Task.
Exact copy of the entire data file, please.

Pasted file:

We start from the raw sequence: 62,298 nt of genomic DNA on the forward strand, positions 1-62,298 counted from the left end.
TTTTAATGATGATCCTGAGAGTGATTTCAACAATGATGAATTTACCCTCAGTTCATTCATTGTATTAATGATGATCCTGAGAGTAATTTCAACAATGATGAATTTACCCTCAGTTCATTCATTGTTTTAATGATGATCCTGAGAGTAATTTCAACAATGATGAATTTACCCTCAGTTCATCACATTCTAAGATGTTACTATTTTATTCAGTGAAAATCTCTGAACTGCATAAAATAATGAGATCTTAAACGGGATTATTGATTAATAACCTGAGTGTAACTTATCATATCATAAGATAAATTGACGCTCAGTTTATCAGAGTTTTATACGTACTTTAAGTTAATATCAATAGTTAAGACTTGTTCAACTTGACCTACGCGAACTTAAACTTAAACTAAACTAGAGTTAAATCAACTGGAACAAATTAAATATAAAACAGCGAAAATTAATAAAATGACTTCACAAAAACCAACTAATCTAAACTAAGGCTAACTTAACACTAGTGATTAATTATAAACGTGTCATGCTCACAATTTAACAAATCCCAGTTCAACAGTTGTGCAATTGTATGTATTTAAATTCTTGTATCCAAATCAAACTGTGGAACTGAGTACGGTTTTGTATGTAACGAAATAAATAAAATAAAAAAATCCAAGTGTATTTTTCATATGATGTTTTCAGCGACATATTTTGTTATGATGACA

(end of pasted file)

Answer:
We start from the raw sequence: 62,298 nt of genomic DNA on the forward strand, positions 1-62,298 counted from the left end.
TTTTAATGATGATCCTGAGAGTGATTTCAACAATGATGAATTTACCCTCAGTTCATTCATTGTATTAATGATGATCCTGAGAGTAATTTCAACAATGATGAATTTACCCTCAGTTCATTCATTGTTTTAATGATGATCCTGAGAGTAATTTCAACAATGATGAATTTACCCTCAGTTCATCACATTCTAAGATGTTACTATTTTATTCAGTGAAAATCTCTGAACTGCATAAAATAATGAGATCTTAAACGGGATTATTGATTAATAACCTGAGTGTAACTTATCATATCATAAGATAAATTGACGCTCAGTTTATCAGAGTTTTATACGTACTTTAAGTTAATATCAATAGTTAAGACTTGTTCAACTTGACCTACGCGAACTTAAACTTAAACTAAACTAGAGTTAAATCAACTGGAACAAATTAAATATAAAACAGCGAAAATTAATAAAATGACTTCACAAAAACCAACTAATCTAAACTAAGGCTAACTTAACACTAGTGATTAATTATAAACGTGTCATGCTCACAATTTAACAAATCCCAGTTCAACAGTTGTGCAATTGTATGTATTTAAATTCTTGTATCCAAATCAAACTGTGGAACTGAGTACGGTTTTGTATGTAACGAAATAAATAAAATAAAAAAATCCAAGTGTATTTTTCATATGATGTTTTCAGCGACATATTTTGTTATGATGACA